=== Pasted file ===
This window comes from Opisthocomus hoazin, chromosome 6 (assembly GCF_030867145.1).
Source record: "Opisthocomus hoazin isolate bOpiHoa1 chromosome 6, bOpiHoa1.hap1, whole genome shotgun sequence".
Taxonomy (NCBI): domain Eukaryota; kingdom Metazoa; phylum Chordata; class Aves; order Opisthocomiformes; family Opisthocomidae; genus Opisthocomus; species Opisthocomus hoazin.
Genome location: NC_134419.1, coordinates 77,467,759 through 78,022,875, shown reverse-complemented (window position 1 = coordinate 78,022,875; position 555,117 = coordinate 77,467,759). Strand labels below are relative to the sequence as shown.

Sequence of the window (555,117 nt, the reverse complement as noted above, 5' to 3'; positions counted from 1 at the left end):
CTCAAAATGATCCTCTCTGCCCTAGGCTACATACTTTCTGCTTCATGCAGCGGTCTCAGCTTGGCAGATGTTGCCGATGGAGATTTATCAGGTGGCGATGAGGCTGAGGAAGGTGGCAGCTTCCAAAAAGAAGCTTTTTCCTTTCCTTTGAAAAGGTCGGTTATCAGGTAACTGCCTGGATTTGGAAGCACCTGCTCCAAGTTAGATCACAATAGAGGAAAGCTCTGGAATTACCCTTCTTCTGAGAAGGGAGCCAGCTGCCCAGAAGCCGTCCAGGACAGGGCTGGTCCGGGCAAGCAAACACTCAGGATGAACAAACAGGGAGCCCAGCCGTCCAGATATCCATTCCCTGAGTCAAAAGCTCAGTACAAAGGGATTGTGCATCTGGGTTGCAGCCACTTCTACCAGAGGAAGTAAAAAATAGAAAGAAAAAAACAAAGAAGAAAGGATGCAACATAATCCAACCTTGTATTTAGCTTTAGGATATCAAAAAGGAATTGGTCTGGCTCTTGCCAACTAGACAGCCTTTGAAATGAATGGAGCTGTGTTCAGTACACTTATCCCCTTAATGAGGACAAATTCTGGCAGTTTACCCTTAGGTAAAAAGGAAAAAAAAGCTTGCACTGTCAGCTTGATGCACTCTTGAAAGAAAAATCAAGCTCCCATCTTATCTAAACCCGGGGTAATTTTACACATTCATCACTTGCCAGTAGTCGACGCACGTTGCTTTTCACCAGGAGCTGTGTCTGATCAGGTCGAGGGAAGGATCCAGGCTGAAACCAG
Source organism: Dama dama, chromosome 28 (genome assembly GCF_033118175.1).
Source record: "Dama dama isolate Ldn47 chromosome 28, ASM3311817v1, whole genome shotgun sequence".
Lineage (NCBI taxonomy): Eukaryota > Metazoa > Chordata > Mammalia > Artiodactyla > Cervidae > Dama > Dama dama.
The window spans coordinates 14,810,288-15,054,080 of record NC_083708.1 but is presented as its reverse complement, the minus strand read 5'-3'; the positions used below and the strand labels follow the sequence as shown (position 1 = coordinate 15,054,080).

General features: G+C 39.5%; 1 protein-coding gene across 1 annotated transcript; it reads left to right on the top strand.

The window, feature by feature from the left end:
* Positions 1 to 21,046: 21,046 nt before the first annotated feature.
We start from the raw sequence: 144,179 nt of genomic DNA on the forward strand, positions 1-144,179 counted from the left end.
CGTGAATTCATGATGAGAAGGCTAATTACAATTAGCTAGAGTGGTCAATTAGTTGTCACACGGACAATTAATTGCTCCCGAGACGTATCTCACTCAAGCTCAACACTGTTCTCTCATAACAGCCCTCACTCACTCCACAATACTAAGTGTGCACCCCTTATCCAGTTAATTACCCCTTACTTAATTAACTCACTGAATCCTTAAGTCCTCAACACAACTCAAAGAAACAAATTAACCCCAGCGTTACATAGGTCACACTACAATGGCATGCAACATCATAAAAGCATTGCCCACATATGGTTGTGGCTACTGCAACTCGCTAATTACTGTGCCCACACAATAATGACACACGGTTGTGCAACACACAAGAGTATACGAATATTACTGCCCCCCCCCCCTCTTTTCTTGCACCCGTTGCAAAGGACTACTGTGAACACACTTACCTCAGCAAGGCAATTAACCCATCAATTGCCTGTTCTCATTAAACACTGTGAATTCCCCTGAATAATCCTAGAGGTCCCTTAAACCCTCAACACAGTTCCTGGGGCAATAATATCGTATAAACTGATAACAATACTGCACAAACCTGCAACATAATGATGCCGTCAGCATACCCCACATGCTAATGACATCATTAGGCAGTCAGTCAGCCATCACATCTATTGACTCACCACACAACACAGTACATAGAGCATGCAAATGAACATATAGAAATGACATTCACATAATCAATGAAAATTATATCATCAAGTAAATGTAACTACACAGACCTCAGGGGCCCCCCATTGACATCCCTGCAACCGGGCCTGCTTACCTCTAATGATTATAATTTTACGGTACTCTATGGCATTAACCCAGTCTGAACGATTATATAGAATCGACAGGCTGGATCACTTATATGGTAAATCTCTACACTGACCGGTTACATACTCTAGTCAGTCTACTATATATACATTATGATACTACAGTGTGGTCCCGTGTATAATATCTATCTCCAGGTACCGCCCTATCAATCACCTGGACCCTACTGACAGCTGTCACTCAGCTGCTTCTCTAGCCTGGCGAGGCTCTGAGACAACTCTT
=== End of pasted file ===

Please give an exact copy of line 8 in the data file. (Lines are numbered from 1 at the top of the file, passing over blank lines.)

Source record: "Dama dama isolate Ldn47 chromosome 28, ASM3311817v1, whole genome shotgun sequence".